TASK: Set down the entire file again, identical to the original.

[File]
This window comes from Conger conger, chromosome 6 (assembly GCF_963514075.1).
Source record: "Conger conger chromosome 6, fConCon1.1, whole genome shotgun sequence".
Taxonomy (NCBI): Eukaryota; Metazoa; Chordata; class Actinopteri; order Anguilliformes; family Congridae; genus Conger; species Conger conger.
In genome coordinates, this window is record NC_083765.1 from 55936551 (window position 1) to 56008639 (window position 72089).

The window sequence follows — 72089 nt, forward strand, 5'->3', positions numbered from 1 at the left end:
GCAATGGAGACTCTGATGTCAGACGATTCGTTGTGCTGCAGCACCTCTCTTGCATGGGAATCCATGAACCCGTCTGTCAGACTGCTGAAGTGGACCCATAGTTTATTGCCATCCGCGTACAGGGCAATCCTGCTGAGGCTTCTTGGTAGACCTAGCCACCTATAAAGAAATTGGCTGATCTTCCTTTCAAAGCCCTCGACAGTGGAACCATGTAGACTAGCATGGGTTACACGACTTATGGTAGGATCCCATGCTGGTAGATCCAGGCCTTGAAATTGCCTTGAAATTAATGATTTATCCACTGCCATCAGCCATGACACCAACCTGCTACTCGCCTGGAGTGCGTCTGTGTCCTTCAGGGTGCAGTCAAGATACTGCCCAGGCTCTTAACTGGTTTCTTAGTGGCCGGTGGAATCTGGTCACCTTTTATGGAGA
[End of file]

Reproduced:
This window comes from Conger conger, chromosome 6 (assembly GCF_963514075.1).
Source record: "Conger conger chromosome 6, fConCon1.1, whole genome shotgun sequence".
Taxonomy (NCBI): Eukaryota; Metazoa; Chordata; class Actinopteri; order Anguilliformes; family Congridae; genus Conger; species Conger conger.
In genome coordinates, this window is record NC_083765.1 from 55936551 (window position 1) to 56008639 (window position 72089).

The window sequence follows — 72089 nt, forward strand, 5'->3', positions numbered from 1 at the left end:
GCAATGGAGACTCTGATGTCAGACGATTCGTTGTGCTGCAGCACCTCTCTTGCATGGGAATCCATGAACCCGTCTGTCAGACTGCTGAAGTGGACCCATAGTTTATTGCCATCCGCGTACAGGGCAATCCTGCTGAGGCTTCTTGGTAGACCTAGCCACCTATAAAGAAATTGGCTGATCTTCCTTTCAAAGCCCTCGACAGTGGAACCATGTAGACTAGCATGGGTTACACGACTTATGGTAGGATCCCATGCTGGTAGATCCAGGCCTTGAAATTGCCTTGAAATTAATGATTTATCCACTGCCATCAGCCATGACACCAACCTGCTACTCGCCTGGAGTGCGTCTGTGTCCTTCAGGGTGCAGTCAAGATACTGCCCAGGCTCTTAACTGGTTTCTTAGTGGCCGGTGGAATCTGGTCACCTTTTATGGAGA